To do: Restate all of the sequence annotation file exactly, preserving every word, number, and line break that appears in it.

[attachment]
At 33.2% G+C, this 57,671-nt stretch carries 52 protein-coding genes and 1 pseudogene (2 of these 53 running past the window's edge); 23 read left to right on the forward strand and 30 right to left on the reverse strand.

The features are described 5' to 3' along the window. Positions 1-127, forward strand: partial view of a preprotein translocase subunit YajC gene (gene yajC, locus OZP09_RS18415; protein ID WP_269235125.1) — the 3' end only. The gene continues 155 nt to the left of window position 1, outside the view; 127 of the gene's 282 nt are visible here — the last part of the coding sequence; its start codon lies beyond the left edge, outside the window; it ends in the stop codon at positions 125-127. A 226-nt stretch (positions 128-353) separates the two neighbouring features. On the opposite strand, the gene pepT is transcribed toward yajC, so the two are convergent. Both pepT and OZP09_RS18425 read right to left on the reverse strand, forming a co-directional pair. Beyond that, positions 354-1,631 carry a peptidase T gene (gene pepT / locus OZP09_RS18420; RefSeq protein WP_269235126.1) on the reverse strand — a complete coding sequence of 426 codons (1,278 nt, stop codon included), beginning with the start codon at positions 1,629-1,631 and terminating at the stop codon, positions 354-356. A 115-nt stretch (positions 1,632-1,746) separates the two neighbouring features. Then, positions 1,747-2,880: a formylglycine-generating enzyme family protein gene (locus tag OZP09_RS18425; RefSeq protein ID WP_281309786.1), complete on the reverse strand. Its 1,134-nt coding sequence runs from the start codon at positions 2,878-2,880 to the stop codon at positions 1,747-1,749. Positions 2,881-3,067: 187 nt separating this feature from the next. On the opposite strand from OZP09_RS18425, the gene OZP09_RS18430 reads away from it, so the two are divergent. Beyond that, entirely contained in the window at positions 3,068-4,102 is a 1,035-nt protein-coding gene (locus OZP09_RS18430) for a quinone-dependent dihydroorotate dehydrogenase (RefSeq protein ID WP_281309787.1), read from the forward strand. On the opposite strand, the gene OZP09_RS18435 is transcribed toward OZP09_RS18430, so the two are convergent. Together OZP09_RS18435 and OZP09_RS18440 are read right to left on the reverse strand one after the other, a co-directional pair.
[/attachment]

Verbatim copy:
At 33.2% G+C, this 57,671-nt stretch carries 52 protein-coding genes and 1 pseudogene (2 of these 53 running past the window's edge); 23 read left to right on the forward strand and 30 right to left on the reverse strand.

The features are described 5' to 3' along the window. Positions 1-127, forward strand: partial view of a preprotein translocase subunit YajC gene (gene yajC, locus OZP09_RS18415; protein ID WP_269235125.1) — the 3' end only. The gene continues 155 nt to the left of window position 1, outside the view; 127 of the gene's 282 nt are visible here — the last part of the coding sequence; its start codon lies beyond the left edge, outside the window; it ends in the stop codon at positions 125-127. A 226-nt stretch (positions 128-353) separates the two neighbouring features. On the opposite strand, the gene pepT is transcribed toward yajC, so the two are convergent. Both pepT and OZP09_RS18425 read right to left on the reverse strand, forming a co-directional pair. Beyond that, positions 354-1,631 carry a peptidase T gene (gene pepT / locus OZP09_RS18420; RefSeq protein WP_269235126.1) on the reverse strand — a complete coding sequence of 426 codons (1,278 nt, stop codon included), beginning with the start codon at positions 1,629-1,631 and terminating at the stop codon, positions 354-356. A 115-nt stretch (positions 1,632-1,746) separates the two neighbouring features. Then, positions 1,747-2,880: a formylglycine-generating enzyme family protein gene (locus tag OZP09_RS18425; RefSeq protein ID WP_281309786.1), complete on the reverse strand. Its 1,134-nt coding sequence runs from the start codon at positions 2,878-2,880 to the stop codon at positions 1,747-1,749. Positions 2,881-3,067: 187 nt separating this feature from the next. On the opposite strand from OZP09_RS18425, the gene OZP09_RS18430 reads away from it, so the two are divergent. Beyond that, entirely contained in the window at positions 3,068-4,102 is a 1,035-nt protein-coding gene (locus OZP09_RS18430) for a quinone-dependent dihydroorotate dehydrogenase (RefSeq protein ID WP_281309787.1), read from the forward strand. On the opposite strand, the gene OZP09_RS18435 is transcribed toward OZP09_RS18430, so the two are convergent. Together OZP09_RS18435 and OZP09_RS18440 are read right to left on the reverse strand one after the other, a co-directional pair.